Radiometric dating using isotopes

26-May-2020 19:51

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The recognition that the rate of decay of any radioactive parent atom is proportional to the number of atoms ( Converting this proportion to an equation incorporates the additional observation that different radioisotopes have different disintegration rates even when the same number of atoms are observed undergoing decay.

In other words, each radioisotope has its own Stated in words, this equation says that the rate at which a certain radioisotope disintegrates depends not only on how many atoms of that isotope are present but also on an intrinsic property of that isotope represented by λ, the so-called decay constant.

Most elements exist in different atomic forms that are identical in their chemical properties but differ in the number of neutral particles—i.e., neutrons—in the nucleus.

For a single element, these atoms are called isotopes.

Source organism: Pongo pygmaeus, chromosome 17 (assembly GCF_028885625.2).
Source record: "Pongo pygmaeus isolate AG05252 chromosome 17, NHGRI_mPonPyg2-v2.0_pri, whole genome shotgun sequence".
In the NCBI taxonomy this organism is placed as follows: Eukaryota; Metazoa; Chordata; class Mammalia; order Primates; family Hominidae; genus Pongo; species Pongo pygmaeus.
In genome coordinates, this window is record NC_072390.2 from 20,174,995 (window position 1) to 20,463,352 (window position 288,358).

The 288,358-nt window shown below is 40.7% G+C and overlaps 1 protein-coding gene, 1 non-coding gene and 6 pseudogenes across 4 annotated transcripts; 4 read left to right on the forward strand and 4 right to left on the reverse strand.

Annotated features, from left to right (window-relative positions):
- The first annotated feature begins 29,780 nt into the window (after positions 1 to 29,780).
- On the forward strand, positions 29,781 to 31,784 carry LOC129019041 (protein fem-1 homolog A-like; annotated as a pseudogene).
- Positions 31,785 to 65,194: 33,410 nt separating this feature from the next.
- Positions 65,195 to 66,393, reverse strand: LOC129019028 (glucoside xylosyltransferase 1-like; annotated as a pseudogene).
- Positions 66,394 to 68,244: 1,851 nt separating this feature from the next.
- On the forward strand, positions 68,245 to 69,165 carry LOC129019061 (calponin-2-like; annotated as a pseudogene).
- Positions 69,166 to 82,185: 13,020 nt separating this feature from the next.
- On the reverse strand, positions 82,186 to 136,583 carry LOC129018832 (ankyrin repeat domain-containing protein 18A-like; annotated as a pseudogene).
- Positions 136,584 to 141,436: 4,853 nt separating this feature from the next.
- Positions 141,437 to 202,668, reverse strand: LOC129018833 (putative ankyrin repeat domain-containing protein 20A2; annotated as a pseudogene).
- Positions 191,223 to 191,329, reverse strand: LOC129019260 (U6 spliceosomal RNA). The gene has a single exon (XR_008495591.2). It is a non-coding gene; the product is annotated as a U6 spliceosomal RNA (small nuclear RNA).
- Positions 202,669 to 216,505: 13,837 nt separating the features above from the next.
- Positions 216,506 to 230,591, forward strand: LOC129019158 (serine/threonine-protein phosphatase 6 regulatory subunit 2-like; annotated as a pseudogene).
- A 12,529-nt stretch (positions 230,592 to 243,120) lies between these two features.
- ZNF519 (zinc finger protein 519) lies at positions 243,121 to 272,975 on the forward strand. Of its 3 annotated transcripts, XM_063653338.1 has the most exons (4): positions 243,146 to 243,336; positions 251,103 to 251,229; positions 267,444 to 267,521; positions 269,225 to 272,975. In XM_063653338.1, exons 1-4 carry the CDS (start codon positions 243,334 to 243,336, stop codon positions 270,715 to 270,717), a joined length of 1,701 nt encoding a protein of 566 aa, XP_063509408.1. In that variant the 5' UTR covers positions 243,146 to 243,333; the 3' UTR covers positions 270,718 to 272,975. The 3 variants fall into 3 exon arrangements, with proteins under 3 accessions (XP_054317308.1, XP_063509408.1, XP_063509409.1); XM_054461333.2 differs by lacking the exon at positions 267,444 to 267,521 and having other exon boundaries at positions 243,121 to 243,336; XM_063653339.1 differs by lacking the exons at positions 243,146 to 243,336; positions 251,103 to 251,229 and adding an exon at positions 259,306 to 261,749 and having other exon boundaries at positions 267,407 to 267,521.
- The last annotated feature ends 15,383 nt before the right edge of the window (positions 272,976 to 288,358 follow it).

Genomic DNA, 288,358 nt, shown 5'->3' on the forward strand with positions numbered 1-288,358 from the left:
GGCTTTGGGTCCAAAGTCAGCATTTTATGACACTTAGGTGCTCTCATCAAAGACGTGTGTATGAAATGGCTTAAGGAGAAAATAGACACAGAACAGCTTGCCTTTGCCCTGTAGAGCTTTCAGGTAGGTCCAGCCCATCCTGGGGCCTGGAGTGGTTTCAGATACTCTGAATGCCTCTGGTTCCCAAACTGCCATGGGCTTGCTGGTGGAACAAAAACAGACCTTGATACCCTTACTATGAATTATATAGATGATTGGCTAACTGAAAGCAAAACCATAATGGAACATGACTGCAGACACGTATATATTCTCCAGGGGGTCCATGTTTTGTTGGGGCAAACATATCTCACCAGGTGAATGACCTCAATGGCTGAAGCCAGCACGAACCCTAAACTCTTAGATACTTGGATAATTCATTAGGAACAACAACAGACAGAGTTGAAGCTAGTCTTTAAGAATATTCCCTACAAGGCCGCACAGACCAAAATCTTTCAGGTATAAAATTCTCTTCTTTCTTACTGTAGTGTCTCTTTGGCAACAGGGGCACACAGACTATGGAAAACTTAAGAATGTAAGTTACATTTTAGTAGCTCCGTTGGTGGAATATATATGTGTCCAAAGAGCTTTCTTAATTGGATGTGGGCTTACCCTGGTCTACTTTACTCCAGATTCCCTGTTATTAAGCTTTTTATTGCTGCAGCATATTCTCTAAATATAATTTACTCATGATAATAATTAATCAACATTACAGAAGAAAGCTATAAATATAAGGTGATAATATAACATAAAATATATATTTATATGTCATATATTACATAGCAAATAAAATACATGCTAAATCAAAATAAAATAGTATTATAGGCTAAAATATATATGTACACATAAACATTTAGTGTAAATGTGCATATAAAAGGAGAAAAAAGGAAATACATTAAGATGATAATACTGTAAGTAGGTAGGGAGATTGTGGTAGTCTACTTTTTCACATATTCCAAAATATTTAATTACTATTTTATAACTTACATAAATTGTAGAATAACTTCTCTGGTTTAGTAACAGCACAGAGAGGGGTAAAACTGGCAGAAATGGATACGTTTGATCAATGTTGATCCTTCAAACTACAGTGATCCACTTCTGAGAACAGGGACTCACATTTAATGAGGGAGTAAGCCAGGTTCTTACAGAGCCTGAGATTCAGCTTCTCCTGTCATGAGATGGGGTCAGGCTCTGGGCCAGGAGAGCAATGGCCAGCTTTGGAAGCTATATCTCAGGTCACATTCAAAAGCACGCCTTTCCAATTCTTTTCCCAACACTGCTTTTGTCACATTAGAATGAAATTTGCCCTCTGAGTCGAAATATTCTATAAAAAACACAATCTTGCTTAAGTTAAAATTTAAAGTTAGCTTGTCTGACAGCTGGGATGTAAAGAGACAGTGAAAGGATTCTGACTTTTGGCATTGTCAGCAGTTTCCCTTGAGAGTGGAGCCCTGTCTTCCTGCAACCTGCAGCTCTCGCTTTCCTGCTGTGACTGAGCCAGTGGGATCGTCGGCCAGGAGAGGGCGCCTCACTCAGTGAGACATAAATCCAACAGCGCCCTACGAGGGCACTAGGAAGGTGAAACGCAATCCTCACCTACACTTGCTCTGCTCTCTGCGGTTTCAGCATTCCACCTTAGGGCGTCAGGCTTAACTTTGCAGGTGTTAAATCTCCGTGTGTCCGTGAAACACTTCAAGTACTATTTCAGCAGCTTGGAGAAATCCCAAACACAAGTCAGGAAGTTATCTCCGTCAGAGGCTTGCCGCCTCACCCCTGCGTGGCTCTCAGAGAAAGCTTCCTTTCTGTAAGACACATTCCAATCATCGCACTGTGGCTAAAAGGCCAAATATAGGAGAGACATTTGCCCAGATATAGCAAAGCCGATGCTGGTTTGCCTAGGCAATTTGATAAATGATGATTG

Because isotopes differ in mass, their relative abundance can be determined if the masses are separated in a mass spectrometer ( Radioactive decay can be observed in the laboratory by either of two means: (1) a radiation counter (e.g., a Geiger counter), which detects the number of high-energy particles emitted by the disintegration of radioactive atoms in a sample of geologic material, or (2) a parent atoms.

The particles given off during the decay process are part of a profound fundamental change in the nucleus.

Pursuing this analogy further, one would expect that a new basket of apples would have no oranges but that an older one would have many.Fossils are generally found in sedimentary rock — not igneous rock.Sedimentary rocks can be dated using radioactive carbon, but because carbon decays relatively quickly, this only works for rocks younger than about 50 thousand years.This follows because, as each parent atom loses its identity with time, it reappears as a daughter atom. In short, one need only measure the ratio of the number of radioactive parent and daughter atoms present, and the time elapsed since the mineral or rock formed can be calculated, provided of course that the decay rate is known.

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Likewise, the conditions that must be met to make the calculated age precise and meaningful are in themselves simple:isochron methods that make use of the rubidium-strontium or samarium-neodymium decay schemes, a series of rocks or minerals are chosen that can be assumed to have the same age and identical abundances of their initial isotopic ratios.

Values of λ vary widely—from 10) rather than through the decay constant λ.